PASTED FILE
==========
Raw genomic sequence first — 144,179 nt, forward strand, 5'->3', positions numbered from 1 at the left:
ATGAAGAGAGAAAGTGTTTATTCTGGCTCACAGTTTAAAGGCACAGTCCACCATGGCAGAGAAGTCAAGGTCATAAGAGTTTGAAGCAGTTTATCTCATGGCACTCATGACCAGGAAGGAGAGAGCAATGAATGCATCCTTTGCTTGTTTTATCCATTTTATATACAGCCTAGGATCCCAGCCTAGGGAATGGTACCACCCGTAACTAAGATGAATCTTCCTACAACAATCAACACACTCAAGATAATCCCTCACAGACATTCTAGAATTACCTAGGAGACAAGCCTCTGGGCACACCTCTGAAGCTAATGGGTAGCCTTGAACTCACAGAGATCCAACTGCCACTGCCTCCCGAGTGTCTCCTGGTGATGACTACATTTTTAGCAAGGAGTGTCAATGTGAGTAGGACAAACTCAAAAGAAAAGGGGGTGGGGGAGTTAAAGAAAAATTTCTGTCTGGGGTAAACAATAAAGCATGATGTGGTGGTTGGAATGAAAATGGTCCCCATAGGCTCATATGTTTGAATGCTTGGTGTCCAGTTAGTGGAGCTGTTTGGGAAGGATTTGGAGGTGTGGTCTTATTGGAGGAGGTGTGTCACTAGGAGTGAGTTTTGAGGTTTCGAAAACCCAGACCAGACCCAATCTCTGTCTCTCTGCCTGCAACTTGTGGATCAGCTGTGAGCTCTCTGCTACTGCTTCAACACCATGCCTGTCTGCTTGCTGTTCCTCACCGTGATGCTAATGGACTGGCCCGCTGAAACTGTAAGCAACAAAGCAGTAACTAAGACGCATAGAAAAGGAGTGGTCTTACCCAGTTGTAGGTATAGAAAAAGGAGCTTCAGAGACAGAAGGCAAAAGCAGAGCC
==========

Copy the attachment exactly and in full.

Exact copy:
Raw genomic sequence first — 144,179 nt, forward strand, 5'->3', positions numbered from 1 at the left:
ATGAAGAGAGAAAGTGTTTATTCTGGCTCACAGTTTAAAGGCACAGTCCACCATGGCAGAGAAGTCAAGGTCATAAGAGTTTGAAGCAGTTTATCTCATGGCACTCATGACCAGGAAGGAGAGAGCAATGAATGCATCCTTTGCTTGTTTTATCCATTTTATATACAGCCTAGGATCCCAGCCTAGGGAATGGTACCACCCGTAACTAAGATGAATCTTCCTACAACAATCAACACACTCAAGATAATCCCTCACAGACATTCTAGAATTACCTAGGAGACAAGCCTCTGGGCACACCTCTGAAGCTAATGGGTAGCCTTGAACTCACAGAGATCCAACTGCCACTGCCTCCCGAGTGTCTCCTGGTGATGACTACATTTTTAGCAAGGAGTGTCAATGTGAGTAGGACAAACTCAAAAGAAAAGGGGGTGGGGGAGTTAAAGAAAAATTTCTGTCTGGGGTAAACAATAAAGCATGATGTGGTGGTTGGAATGAAAATGGTCCCCATAGGCTCATATGTTTGAATGCTTGGTGTCCAGTTAGTGGAGCTGTTTGGGAAGGATTTGGAGGTGTGGTCTTATTGGAGGAGGTGTGTCACTAGGAGTGAGTTTTGAGGTTTCGAAAACCCAGACCAGACCCAATCTCTGTCTCTCTGCCTGCAACTTGTGGATCAGCTGTGAGCTCTCTGCTACTGCTTCAACACCATGCCTGTCTGCTTGCTGTTCCTCACCGTGATGCTAATGGACTGGCCCGCTGAAACTGTAAGCAACAAAGCAGTAACTAAGACGCATAGAAAAGGAGTGGTCTTACCCAGTTGTAGGTATAGAAAAAGGAGCTTCAGAGACAGAAGGCAAAAGCAGAGCC